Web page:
I don’t like judging any of my characters: Alankrita Shrivastava on Bombay Begums


Director Alankrita Shrivastava, who has excelled at capturing the feminine gaze along with her movies, says she will be able to by no means write males who’re heroes as she tries to current her characters with all their flaws. With films like Turning 30, Lipstick Under My Burkha and Dolly Kitty Aur Woh Chamakte Sitare, Shrivastava has damaged away from the Hindi cinema’s typical slotting of ladies into both excellent beings or vamps.

“I think people are different and I just try to make them real. It just depends, sometimes they are wonderful, and sometimes they are not. But I can’t make heroes out of them. I don’t even make heroes out of my female characters, so I definitely won’t do that to the male characters,” Shrivastava advised PTI in an interview.

Besides tackling themes of liberation, freedom, and severe points like marital rape and abuse, Shrivastava has introduced ladies who overtly pursue their ambitions and needs and within the course, break the shackles positioned on them by males of their lives.

The director, whose newest collection Bombay Begums on Netflix delves into the lives of 5 ladies from totally different sections of society, who all need various things in life, is conscious of the critics who imagine she presents males in a unfavourable mild. But the director mentioned she tries to write down her characters as actually as doable.

“Sometimes, people feel that I write male characters who are very negative. But I try to write them from the experiences that people have had. To be honest, I don’t like judging any of my characters… I believe human beings are complex and everyone has many facets,” Shrivastava mentioned.

The filmmaker mentioned that the boys in her tales seem as per the experiences of the ladies characters and what position they play of their lives. “In all my films, starting from Turning 30, the men appear only as how the female characters experience them. We’re not really following the journeys of those male characters. These characters exist in relation to the female characters. So it depends really on what’s going on in that character’s life. There are some male characters who may be supportive, some may be in conflict and some may be betraying those characters. So that’s really only how we see them.”


The present, which options an ensemble solid of Pooja Bhatt, Shahana Goswami, Amruta Subhash, Plabita Borthakur, and Aadhya Anand, delves into the lives of 5 ladies from totally different sections of society.

A standard theme that the present has tried to discover is the bodily struggles of its ladies. There’s a 12-year-old Shai (Anand) who’s attaining puberty, and on the opposite hand, Bhatt performs 49-year-old Rani on the appearance of menopause.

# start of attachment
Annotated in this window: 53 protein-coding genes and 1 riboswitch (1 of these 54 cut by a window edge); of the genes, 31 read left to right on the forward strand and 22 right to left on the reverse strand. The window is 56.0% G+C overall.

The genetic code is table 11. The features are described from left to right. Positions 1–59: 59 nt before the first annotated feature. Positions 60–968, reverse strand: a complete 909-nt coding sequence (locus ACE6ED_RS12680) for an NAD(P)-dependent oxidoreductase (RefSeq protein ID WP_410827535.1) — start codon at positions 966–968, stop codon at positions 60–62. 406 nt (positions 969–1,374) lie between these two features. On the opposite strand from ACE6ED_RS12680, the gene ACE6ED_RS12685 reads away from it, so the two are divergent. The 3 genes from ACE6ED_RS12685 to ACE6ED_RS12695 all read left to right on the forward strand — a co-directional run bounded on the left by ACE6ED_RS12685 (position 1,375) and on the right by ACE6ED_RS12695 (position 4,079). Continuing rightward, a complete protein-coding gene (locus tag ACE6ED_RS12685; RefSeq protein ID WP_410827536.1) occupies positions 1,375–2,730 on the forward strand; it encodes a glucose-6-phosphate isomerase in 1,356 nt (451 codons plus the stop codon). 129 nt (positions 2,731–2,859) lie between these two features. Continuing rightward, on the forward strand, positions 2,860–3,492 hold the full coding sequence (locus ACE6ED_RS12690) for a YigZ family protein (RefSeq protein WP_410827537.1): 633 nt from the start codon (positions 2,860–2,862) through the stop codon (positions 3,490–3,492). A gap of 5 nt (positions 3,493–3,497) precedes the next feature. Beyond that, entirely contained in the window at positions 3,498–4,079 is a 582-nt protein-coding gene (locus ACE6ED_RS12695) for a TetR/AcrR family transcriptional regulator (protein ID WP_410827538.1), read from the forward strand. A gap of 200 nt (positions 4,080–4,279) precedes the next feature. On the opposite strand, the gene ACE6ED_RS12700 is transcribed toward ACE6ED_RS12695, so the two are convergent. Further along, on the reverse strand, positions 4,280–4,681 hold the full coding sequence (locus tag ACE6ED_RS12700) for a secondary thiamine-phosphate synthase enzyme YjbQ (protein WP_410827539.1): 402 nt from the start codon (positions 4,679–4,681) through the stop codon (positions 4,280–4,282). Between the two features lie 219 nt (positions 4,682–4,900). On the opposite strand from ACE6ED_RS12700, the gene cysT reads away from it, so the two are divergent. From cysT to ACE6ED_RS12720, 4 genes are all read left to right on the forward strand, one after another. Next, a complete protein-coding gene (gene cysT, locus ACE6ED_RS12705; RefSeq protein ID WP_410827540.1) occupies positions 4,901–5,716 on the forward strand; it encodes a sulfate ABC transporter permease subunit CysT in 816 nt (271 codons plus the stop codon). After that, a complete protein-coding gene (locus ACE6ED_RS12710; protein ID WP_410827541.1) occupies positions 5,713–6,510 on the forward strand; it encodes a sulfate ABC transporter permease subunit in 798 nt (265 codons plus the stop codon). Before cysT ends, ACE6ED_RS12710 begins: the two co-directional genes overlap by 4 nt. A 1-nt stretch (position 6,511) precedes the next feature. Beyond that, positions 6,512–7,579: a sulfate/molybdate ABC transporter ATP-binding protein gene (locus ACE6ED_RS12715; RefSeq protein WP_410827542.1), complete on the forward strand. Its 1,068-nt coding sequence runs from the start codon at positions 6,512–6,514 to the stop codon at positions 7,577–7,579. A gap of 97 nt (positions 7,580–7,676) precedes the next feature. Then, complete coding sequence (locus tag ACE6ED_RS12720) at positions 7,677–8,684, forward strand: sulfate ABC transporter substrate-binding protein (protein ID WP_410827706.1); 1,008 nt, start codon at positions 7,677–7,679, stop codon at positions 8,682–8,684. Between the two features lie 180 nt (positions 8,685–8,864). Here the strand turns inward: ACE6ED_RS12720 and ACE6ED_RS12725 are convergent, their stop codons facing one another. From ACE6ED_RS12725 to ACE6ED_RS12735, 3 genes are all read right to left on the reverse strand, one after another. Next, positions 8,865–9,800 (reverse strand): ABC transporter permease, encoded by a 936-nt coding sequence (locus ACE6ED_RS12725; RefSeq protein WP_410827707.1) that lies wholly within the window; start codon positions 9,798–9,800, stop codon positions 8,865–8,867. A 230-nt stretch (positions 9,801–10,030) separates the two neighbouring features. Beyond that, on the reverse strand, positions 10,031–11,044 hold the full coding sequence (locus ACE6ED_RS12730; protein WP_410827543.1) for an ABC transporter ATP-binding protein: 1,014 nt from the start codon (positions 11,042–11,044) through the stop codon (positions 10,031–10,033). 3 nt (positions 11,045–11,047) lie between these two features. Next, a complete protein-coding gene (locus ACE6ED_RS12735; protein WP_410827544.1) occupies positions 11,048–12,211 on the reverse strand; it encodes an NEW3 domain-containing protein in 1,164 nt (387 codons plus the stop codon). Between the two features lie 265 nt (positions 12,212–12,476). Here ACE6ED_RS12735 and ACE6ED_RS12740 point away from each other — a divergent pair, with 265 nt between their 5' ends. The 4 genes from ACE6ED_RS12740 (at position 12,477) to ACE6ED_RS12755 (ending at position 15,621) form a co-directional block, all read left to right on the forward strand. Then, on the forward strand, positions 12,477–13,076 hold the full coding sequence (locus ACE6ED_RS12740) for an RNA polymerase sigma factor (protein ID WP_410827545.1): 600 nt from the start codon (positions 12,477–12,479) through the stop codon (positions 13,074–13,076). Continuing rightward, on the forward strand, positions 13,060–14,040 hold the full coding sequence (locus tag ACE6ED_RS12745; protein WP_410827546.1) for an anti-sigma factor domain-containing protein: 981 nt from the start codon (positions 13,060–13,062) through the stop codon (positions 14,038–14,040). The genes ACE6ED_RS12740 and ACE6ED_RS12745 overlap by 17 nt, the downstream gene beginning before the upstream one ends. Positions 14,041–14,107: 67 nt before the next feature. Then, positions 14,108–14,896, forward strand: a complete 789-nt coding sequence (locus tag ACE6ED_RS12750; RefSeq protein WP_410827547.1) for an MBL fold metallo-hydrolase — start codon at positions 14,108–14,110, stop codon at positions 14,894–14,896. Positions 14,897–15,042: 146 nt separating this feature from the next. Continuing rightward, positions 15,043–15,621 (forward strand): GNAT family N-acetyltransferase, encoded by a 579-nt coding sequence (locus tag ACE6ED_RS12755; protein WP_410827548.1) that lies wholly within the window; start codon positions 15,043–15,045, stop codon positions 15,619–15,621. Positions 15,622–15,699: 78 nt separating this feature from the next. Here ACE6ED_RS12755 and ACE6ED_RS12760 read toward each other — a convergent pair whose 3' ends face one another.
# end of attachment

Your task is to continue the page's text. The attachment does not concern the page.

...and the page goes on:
Then there’s Fatima who’s dealing with fixed strain from her husband to conceive a toddler even supposing her physique is displaying indicators that it’s not doable.

“I like to look at characters from a holistic point of view, especially like the primary characters. I believe that for a woman, her body is always a part of her life on a daily basis. We get periods because women are the ones who bear children. So I feel like there’s always something going on with a woman’s body at whatever age she is. It’s like a constant theme in her life. It’s something that we all have dealt with in different ways.”

Shrivastava mentioned a deep dive into the lives of her lead characters couldn’t have been doable for her with out inspecting their bodily struggles. “Each character has a specific struggle and relationship with their bodies that is explored as a subtext in the show. Visually, one can see it through Shai’s drawings. They tell something about a woman and provide a more candid lens as to what women’s bodies should look like.”

Patriarchy is one other theme that’s widespread throughout all of her work.

The filmmaker mentioned the concept that ladies ought to exist to serve males has been deeply ingrained in ladies.

“The idea that women feel like that their greatest duty is to serve the men in their lives, starting with respecting the father, then brother, then husband and then it’s the son. It’s always about putting the man in your life ahead of you. So I think that internalised the idea.”

Women are additionally advised to always compete with one another, which prevents them from changing into allies, Shrivastava added.

“I assume all of us are undoubtedly at totally different levels of making an attempt to unlearn and see the world otherwise as a result of there may be a lot conditioning. When a lady enters a room, she won’t really feel like she owns the room in the identical approach a person could really feel.

“In many ways, my characters are actually going through that process of putting themselves at the centre of their own lives and not feeling guilty about it.”

Last week, the federal government unveiled tips for OTT (over-the-top) platforms as per which a ”code of ethics” and three-tier grievance redressal mechanism could be relevant for platforms akin to Netflix, Amazon Prime Video and Disney+ Hotstar, information publishers and digital media.

When requested if the brand new authorities tips would by some means have an effect on the inventive freedom supplied by OTT platforms to content material creators, Shrivastava mentioned folks will discover a approach to inform their story. As artists, we should think about the truth that humanity can not survive with out tales. We will inform our tales by some means or the opposite,” she added.

Bombay Begums, a six-episode collection, premieres on Netflix on March 8, International Women’s Day.


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